Wednesday, December 24, 2014

More on the President's December 17 actions

From the White House: the President’s December 17 statement, a fact sheet, and a background briefing by officials that explains the measures and the secret talks between White House and Cuban officials.

The Wall Street Journal and the New York Times on property claims, an issue whose resolution will one day be part of full economic normalization.

Senator Patrick Leahy, the Senate’s President pro tempore, met twice with Raul Castro in Cuba and pushed the Administration both to resolve the prisoner issues and to fix our policy. His veteran Appropriations Committee advisor, Tim Rieser, held everyone’s feet to the fire and stayed close to Alan Gross, especially after Gross decided to stop receiving visits from U.S. diplomats. Their efforts are profiled in the New York Times and Politico. In November 2013, after the secret U.S.-Cuba talks had begun, Senator Leahy was joined by 65 other Senators in this letter to the President, urging him to take “whatever steps are in the national interest” to achieve Mr. Gross’ release.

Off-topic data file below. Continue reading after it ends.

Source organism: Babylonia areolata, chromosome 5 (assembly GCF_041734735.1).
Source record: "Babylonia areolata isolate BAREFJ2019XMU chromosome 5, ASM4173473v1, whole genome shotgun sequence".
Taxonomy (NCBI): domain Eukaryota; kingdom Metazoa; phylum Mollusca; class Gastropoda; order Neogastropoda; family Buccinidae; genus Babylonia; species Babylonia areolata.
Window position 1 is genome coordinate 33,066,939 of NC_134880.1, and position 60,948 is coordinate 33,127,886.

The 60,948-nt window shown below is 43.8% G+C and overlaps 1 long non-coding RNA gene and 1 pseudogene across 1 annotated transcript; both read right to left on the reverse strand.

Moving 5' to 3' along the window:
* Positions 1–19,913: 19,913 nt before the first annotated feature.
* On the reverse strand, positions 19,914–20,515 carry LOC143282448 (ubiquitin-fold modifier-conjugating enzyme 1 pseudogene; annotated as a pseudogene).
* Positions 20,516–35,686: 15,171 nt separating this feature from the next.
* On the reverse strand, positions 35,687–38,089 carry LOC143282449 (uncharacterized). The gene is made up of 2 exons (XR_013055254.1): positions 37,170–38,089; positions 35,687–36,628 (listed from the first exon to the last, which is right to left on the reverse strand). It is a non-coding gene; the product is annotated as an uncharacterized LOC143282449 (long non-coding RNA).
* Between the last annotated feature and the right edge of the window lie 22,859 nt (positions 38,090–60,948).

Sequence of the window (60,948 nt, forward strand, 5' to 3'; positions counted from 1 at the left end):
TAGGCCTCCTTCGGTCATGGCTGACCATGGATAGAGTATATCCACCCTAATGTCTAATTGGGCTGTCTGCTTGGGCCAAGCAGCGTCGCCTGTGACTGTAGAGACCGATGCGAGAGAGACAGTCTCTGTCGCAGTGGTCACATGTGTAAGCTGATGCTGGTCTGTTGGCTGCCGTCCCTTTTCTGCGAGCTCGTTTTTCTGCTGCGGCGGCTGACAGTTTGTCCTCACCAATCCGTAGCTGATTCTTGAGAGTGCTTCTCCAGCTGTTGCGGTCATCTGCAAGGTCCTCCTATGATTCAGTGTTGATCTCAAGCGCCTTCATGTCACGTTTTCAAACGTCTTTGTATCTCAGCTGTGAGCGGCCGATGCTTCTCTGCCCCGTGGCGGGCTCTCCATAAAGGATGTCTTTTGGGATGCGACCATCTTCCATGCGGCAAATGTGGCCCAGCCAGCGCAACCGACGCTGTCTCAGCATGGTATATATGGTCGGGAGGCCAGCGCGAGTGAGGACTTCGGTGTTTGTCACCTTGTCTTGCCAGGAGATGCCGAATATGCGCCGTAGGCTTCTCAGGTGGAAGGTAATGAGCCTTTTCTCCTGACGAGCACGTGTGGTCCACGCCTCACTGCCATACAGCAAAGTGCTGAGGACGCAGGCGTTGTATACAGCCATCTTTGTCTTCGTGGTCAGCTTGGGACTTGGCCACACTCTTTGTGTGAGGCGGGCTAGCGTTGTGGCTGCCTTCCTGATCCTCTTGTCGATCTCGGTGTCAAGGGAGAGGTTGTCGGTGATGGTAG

Pope Francis pushed both sides to negotiate; Huffington Post reports on this Argentine’s history with Cuba.

President Reagan’s speechwriter Peggy Noonan supports the President’s Cuba actions.

In an incoherent editorial, the Wall Street Journal reiterates its 20-year-old position that the U.S. embargo should be lifted unilaterally but attacks President Obama for doing far less. It welcomes the release of Alan Gross and the U.S. spy, but says that the United States should never “dignify Castro’s regime by sitting down at a negotiating table,” as if such a result could have been obtained in any other way. The paper’s editors themselves received Fidel Castro for a nice, dignified lunch at their own conference table in 1995. I guess that was different, or the late editor Bob Bartley was a commie. The lunch is shown briefly in this video.

Don’t tell Senator Rubio – 81 percent of Americans agree with his view of Fidel Castro, but 63 percent support full diplomatic relations with Cuba and 55 percent want the embargo ended in a new CNN poll.

No comments: